Nevertheless, there are a number of limitations of the study. Because the data are from clinical trials, there might be expected to be a lower level of comorbidities among patients represented herein than those in a routine clinical setting, although this effect may be partially offset by the calculation of underlying risk in the absence of any treatment. Although the candidate prognostic factors for the index were those that were collected in all trials, there were some missing observations that were imputed to avoid having to drop observations from the analysis. It should be noted that, although multiple imputation is commonly advocated for handling missing data,25 single imputation was acceptable in this case because the purpose of the analysis was to make predictions rather than to make inferences. Furthermore, the percentage of total data points that were imputed overall was only 6.5%, such that the results are unlikely to be sensitive to the missing data.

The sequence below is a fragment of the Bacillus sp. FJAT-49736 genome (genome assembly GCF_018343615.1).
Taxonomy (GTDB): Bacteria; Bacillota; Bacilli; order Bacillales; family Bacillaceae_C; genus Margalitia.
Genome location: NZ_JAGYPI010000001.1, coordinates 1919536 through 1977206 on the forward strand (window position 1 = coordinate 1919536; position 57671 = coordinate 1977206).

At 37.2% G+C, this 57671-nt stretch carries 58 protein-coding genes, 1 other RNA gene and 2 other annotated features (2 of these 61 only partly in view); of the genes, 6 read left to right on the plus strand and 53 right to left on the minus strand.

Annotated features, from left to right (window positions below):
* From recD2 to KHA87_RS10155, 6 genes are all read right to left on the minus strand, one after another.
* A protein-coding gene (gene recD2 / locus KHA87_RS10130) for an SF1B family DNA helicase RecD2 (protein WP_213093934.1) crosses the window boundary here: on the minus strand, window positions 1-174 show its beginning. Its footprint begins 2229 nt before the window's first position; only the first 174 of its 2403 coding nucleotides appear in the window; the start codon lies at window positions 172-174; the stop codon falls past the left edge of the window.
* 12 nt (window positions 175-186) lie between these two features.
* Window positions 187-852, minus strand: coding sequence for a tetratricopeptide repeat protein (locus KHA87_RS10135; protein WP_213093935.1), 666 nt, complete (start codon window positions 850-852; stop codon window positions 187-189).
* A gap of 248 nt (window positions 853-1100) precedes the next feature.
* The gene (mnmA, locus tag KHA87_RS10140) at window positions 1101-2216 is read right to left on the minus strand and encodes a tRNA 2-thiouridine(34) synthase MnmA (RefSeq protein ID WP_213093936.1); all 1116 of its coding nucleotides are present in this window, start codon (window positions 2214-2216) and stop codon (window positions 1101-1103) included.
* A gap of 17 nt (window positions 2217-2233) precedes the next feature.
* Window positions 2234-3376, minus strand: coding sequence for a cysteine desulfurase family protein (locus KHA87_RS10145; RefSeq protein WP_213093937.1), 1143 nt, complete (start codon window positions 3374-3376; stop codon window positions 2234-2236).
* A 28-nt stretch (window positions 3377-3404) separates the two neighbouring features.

The validation process was an important part of assessing the likely performance of the index. We chose to split the data into two-thirds for training and one-third for validation. The split was chosen temporally rather than randomly because we thought this would give a more realistic validation sample in which there might be unobserved confounders in time. This initial validation was promising, with the composite index showing (1) good differentiation between tertiles of the index score in terms of the Kaplan-Meier plots on the validation sample and (2) good predictions of numbers of events across both univariate splits of the data and across the tertiles of the index. Nevertheless, further validation of the index should be undertaken, and we would suggest that appropriate data sources would include both future trials and existing observational data sets. Given this need for further validation, we chose to report in Figure 3 a composite index developed on the full data sample because this represents our best estimate of the index given current information available to us at this time.